Nook book: http://www.barnesandnoble.com/w/alaska-warbird-survivors-2002-harold-skaarup/1111389372?ean=9781462047987&itm=8&USRI=Harold+Skaarup
For those of you who are familiar with Alaska and its environs, the conditions can be harsh for an Aviator. During my four-year tour of duty with the Canadian Forces NORAD detachment based in Colorado Springs, I had the privilege of working at Elmendorf AFB with a good number of the highly professional men and women who serve NORAD there. The work also gave me the opportunity to examine a number of Alaska’s warplane survivors up close, and to visit many of the sites where Alaska’s aviation history has been made. These opportunities were a privilege and honour I had because of my military service. It is my hope that this book will show you where to find some of Alaska’s military aviation history, and where to view some of Alaska’s veteran warplanes. This book is intended to provide a “where are they” guide for residents and visitors to Alaska who are interested in its rich resources of historical military aircraft.
I have had a serious interest in military aircraft for most of my life. My father served 20 years in the Royal Canadian Air Force (RCAF) and later the Canadian Forces (CF), and retired as a Warrant Officer in 1973. During his tour of duty, he also worked for NORAD while based at Canadian Forces Base North Bay, Ontario.
As a Canadian Forces Army Officer, I have had the opportunity to tour a number of aviation museums in North America and Europe. I have been lucky to have participated in a great number of airshows as a skydiver, and I have therefore also had the opportunity to hear the sound of a North American P-51D Mustang and watch one tearing down a runway at full throttle (it still gets my blood pumping!).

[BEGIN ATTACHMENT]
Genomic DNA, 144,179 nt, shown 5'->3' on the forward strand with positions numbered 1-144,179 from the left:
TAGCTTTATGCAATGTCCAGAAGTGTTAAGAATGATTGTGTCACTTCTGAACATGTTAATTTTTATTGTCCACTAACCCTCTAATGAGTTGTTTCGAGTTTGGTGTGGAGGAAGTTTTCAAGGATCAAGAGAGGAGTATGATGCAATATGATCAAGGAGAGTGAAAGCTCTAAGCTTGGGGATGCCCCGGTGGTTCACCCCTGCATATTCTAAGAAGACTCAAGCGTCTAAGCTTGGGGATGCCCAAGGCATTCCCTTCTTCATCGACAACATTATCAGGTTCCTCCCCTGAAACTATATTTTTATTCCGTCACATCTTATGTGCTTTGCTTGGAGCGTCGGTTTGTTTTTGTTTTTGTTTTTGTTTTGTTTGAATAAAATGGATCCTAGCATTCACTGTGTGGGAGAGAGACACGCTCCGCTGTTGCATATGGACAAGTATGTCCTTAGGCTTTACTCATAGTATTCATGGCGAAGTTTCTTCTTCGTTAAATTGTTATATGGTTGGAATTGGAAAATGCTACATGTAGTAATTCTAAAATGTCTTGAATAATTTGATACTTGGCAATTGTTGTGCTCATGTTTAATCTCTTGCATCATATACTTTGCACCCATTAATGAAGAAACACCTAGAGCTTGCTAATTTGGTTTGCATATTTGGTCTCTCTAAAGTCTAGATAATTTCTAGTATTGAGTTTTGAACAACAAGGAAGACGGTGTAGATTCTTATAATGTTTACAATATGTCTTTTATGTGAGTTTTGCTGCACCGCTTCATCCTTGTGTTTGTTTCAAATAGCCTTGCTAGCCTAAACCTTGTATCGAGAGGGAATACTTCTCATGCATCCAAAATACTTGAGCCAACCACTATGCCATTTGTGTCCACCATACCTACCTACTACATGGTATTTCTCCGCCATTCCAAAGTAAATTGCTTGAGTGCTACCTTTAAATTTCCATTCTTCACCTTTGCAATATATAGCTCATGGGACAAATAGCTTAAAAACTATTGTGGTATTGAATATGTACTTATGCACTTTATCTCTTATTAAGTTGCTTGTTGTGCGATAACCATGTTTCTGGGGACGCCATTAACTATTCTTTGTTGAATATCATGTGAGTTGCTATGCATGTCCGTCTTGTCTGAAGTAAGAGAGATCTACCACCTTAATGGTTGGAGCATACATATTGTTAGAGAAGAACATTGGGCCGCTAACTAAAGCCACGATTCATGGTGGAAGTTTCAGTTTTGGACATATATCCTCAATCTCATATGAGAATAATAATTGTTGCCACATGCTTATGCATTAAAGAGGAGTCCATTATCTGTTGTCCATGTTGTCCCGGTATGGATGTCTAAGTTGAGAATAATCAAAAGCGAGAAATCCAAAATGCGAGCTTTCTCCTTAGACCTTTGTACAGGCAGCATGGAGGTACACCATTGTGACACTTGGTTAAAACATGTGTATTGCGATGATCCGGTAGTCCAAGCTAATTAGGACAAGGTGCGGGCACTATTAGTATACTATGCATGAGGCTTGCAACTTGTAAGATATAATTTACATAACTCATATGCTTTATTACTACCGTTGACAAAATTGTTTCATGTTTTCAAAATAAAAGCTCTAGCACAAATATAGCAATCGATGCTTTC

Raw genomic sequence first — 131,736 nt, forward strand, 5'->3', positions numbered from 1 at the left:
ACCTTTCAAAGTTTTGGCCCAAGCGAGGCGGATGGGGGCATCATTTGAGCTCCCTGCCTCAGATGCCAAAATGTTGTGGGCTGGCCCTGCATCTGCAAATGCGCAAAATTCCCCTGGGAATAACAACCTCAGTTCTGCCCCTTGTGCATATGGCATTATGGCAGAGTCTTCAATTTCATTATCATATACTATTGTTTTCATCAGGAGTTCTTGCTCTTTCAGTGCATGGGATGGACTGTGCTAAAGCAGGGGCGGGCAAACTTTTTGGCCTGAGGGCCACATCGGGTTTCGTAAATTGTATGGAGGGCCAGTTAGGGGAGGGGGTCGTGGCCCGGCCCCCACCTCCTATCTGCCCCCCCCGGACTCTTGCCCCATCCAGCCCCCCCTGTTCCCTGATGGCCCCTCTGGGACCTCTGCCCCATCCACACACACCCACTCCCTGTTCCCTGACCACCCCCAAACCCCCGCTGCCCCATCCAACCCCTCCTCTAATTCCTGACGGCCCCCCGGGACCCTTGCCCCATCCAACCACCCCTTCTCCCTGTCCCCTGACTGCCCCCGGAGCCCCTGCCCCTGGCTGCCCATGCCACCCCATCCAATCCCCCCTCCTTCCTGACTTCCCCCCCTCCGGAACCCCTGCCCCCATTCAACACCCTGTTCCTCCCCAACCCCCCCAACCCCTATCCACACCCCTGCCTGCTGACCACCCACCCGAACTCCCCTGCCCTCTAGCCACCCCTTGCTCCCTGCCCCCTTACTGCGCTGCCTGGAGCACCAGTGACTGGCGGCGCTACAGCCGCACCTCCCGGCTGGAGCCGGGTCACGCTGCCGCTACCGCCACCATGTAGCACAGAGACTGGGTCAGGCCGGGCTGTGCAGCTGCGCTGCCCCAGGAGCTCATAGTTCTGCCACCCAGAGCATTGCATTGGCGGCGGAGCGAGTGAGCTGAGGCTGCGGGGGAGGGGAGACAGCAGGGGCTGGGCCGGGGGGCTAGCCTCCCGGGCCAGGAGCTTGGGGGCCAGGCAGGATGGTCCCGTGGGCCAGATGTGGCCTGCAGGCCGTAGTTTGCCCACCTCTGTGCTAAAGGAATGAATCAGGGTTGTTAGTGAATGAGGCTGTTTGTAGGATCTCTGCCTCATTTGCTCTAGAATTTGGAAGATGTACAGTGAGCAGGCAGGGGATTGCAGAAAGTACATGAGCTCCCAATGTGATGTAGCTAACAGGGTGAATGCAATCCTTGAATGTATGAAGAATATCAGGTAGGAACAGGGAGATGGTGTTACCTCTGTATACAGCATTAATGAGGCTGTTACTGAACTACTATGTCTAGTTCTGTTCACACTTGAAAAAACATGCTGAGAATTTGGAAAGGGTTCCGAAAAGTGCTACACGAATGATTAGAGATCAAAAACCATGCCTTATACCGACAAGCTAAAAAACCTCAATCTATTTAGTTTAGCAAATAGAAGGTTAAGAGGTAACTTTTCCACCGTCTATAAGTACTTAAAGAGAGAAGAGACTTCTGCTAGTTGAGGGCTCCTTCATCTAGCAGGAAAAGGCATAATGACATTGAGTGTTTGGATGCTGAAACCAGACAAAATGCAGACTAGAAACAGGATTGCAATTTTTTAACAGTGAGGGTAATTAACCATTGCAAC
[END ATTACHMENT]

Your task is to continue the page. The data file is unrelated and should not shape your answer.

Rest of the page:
Later, the Army provided me with the opportunity to serve as a member of the Canadian Forces Parachute Team (CFPT) the “Skyhawks.” I had the fantastic experiences of participating in airshows across Canada and in some parts of the United States for a number of years. During these airshows, I never missed an opportunity to ask various owners of old Second World War warplanes such as the Mustang and Corsair for permission to climb into the cockpit. Based on my flight experiences and observations to date, however, I have come to conclude that you should never land in an airplane if you do not want to die in one. (I have two parachutes and you have only one airplane, and there is no such thing as a “perfectly serviceable airplane” as any mechanic will tell you).
Until I retired on 8 August 2011, I served as Army Intelligence officer with the Canadian Forces, and it was my great good fortune to have been posted to Colorado Springs, where I worked for Headquarters North American Air Defence Command (HQ NORAD) and United States Space Command (USSPACECOM) and United States Northern Command (USNORTHCOM) up on the Cheyenne Mountain Air Force Station (CMAFS). Although I was an Army Officer, I never lost my fascination for old warplanes. Because of this, I have continued to identify and research the locations of as many of them as possible. I have then attempted to verify their serial numbers through the United States Air Force Museum and the National Museum of Naval Aviation, and to photograph them, wherever they may be on display. The main reason that I have put this book together, however, is to provide other interested aviation enthusiasts with the kind of guide-book that I would have liked to have had before arriving in Alaska to work with the servicemen and women serving United States Pacific Command USPACOM. This guide-book should tell the aircraft hunter where he or she may still find these warplanes and gate guardians, and, where possible, a way to contact the museums that have them on display in order to obtain more information about these aircraft. If you have a further interest in this kind of information, I have put together other Warplane survivor books, which are also available through the iUniverse.com bookstore.